taken of the procedure of public interest litigation adopted by the Supreme
Court, which affords the possibility to anyone, and not only to the victims
of human rights violations, to seek redress from the court by any means,
even by means of a postcard.
10. Articles 15
(i) and 15 (ii) of the Constitution of India, prohibiting all forms of discrimination
by the State and its agents, or between individuals, including discrimination
based on race and castes, as well as article 153, paragraphs (a) and (b),
and article 505 of the Penal Code, which prohibit actions that promote disharmony,
hatred, feelings of enmity and ill-will on grounds of race or religion,
are found to be mainly in conformity with article 2, paragraph 1, of the
11. The Committee
welcomes the statement in the State party's report to the effect that no
organization which promotes and incites racial discrimination can legally
exist in India and that the Constitution and the laws in this regard make
it clear that the State party will take all necessary measures within the
law to prevent activities and propaganda which promote and incite racial
12. The lapse of
the Terrorist and Disruptive Activities (Prevention) Act (TADA), which applied
in parts of the north-eastern part of the country and in Jammu and Kashmir,
under which the right to personal security of some members of ethnic and
religious minorities living in those areas was often reported to be violated
by security forces, is welcomed.
13. The importance
accorded by the authorities to education as a means to spread awareness
of human rights and literacy among the population and to struggle against
all forms of discrimination, in particular racial discrimination, as well
as the activities of the National Commission on Human Rights and the inclusion
of human rights in the training of law enforcement officials, are welcomed.
D. Principal subjects of concern
14. Noting the
declaration in paragraph 7 of the report, reiterated in the oral presentation,
the Committee states that the term "descent" mentioned in article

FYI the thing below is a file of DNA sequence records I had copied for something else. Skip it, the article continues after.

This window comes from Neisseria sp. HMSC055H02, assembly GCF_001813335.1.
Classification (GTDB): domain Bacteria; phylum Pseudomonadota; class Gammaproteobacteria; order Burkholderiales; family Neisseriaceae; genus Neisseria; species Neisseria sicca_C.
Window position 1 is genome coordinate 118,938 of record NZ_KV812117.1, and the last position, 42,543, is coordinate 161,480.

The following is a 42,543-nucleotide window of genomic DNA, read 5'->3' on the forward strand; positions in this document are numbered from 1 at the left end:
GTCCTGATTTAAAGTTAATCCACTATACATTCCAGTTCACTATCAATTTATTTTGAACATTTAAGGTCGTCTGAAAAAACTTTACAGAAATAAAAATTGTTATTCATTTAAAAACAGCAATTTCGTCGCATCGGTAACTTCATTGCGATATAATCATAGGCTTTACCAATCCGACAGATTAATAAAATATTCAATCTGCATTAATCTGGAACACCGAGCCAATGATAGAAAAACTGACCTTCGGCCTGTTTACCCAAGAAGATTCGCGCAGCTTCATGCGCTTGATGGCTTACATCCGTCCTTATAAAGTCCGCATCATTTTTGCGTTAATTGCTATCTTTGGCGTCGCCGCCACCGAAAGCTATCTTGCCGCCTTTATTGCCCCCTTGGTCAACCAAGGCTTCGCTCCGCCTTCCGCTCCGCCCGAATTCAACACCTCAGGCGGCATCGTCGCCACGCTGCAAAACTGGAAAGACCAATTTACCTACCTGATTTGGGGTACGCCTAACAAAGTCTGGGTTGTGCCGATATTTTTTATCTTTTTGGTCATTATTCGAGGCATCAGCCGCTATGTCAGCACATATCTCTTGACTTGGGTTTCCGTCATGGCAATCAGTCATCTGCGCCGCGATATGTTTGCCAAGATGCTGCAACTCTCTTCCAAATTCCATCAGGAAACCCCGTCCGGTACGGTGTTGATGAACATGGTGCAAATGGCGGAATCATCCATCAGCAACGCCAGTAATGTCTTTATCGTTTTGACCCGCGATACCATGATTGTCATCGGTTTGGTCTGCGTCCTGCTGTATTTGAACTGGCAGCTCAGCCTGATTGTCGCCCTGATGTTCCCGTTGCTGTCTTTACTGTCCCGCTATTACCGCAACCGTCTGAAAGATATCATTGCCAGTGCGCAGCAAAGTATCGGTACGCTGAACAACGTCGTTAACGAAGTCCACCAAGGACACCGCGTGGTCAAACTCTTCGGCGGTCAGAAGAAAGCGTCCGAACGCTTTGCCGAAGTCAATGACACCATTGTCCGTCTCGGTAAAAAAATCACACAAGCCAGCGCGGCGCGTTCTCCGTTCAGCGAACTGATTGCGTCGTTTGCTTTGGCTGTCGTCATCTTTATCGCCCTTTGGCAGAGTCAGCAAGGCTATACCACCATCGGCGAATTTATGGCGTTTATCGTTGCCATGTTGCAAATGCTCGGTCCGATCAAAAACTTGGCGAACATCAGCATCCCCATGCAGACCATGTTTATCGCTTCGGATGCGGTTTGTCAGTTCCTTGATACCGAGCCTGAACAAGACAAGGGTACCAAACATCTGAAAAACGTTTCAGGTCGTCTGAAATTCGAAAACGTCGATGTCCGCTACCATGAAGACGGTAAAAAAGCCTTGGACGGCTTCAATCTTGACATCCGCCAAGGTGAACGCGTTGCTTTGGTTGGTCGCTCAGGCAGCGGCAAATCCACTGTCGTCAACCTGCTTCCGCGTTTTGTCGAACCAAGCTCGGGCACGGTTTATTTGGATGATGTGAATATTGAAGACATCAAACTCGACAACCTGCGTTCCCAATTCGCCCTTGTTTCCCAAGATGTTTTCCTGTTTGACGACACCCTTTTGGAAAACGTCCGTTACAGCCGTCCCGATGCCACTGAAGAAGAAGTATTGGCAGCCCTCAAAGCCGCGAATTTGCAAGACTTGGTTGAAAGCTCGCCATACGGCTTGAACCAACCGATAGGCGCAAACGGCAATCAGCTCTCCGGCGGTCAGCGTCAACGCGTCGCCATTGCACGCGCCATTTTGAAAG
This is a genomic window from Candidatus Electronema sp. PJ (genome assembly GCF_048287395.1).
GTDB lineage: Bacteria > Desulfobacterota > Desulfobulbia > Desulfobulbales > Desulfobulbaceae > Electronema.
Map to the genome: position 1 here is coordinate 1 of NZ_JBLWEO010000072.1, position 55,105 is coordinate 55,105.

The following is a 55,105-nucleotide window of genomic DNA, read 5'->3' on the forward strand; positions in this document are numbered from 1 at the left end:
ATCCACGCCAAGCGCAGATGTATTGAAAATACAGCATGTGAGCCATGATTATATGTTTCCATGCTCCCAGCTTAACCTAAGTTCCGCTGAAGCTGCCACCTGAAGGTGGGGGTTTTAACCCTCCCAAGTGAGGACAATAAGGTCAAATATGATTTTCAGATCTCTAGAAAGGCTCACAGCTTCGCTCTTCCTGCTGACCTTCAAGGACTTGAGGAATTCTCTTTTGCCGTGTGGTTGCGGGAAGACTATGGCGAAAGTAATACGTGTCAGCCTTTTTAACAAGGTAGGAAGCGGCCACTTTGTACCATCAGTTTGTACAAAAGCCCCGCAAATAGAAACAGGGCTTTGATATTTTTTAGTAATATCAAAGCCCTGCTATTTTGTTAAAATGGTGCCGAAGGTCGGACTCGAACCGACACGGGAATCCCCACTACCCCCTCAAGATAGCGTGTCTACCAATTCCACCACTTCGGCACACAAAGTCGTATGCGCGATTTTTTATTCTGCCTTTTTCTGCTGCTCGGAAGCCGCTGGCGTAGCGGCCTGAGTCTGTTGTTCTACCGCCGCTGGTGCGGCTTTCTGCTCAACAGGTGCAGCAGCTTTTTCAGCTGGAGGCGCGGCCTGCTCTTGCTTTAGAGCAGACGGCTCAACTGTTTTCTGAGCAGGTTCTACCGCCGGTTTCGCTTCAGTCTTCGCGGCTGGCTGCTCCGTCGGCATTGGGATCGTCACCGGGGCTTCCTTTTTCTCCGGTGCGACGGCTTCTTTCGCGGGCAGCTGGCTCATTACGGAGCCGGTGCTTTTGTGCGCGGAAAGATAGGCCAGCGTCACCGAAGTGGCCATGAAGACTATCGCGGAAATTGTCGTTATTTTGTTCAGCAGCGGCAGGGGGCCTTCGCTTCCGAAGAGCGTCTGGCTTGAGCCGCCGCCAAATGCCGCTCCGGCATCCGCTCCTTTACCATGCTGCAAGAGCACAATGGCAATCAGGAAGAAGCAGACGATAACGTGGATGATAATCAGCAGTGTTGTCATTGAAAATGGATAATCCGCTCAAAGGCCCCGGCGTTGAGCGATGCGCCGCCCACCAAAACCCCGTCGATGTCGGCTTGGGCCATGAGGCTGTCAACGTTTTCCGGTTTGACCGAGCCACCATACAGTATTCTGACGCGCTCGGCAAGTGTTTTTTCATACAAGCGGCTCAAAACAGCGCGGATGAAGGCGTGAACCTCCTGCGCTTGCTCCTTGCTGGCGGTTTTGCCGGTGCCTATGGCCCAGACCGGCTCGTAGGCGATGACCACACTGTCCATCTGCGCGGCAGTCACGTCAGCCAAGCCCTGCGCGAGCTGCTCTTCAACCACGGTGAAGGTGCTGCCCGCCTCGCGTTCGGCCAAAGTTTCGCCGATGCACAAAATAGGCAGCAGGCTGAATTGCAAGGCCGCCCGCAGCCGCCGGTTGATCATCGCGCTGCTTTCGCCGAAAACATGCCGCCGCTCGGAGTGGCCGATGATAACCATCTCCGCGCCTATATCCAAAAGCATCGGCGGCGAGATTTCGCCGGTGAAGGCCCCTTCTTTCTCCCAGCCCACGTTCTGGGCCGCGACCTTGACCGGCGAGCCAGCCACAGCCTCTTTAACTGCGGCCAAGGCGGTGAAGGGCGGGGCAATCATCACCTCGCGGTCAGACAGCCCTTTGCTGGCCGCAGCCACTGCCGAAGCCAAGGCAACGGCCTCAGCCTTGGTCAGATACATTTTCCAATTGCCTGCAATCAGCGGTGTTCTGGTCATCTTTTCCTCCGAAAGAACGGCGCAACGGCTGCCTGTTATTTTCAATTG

1 of the Convention does not solely refer to race. The Committee affirms
that the situation of the scheduled castes and scheduled tribes falls within
the scope of the Convention. It emphasizes its great concern that within
the discussion of the report, there was no inclination on the side of the
State party to reconsider its position.
15. The Committee
is seriously concerned that the Kashmiris, as well as other groups, are
frequently treated, on account of their ethnic or national origin, in ways
contrary to the basic provisions of the Convention.
16. Clause 19 of
the Protection of Human Rights Act prevents the National Commission on Human
Rights from directly investigating allegations of abuse involving the armed
forces. This is a too broad restriction on its powers and contributes to
a climate of impunity for members of the armed forces. Moreover, it is regretted
that the Commission is debarred from investigating cases of human rights
violation that occurred more than a year before the making of the complaint.
17. The absence
of information on the functions, powers and activities of the National Commission
on Scheduled Castes and Scheduled Tribes and of the National Commission
on Minorities makes it impossible to assess whether these Commissions have
a positive impact upon the enjoyment of human rights and fundamental freedoms
by members of the groups in question.
18. It is regretted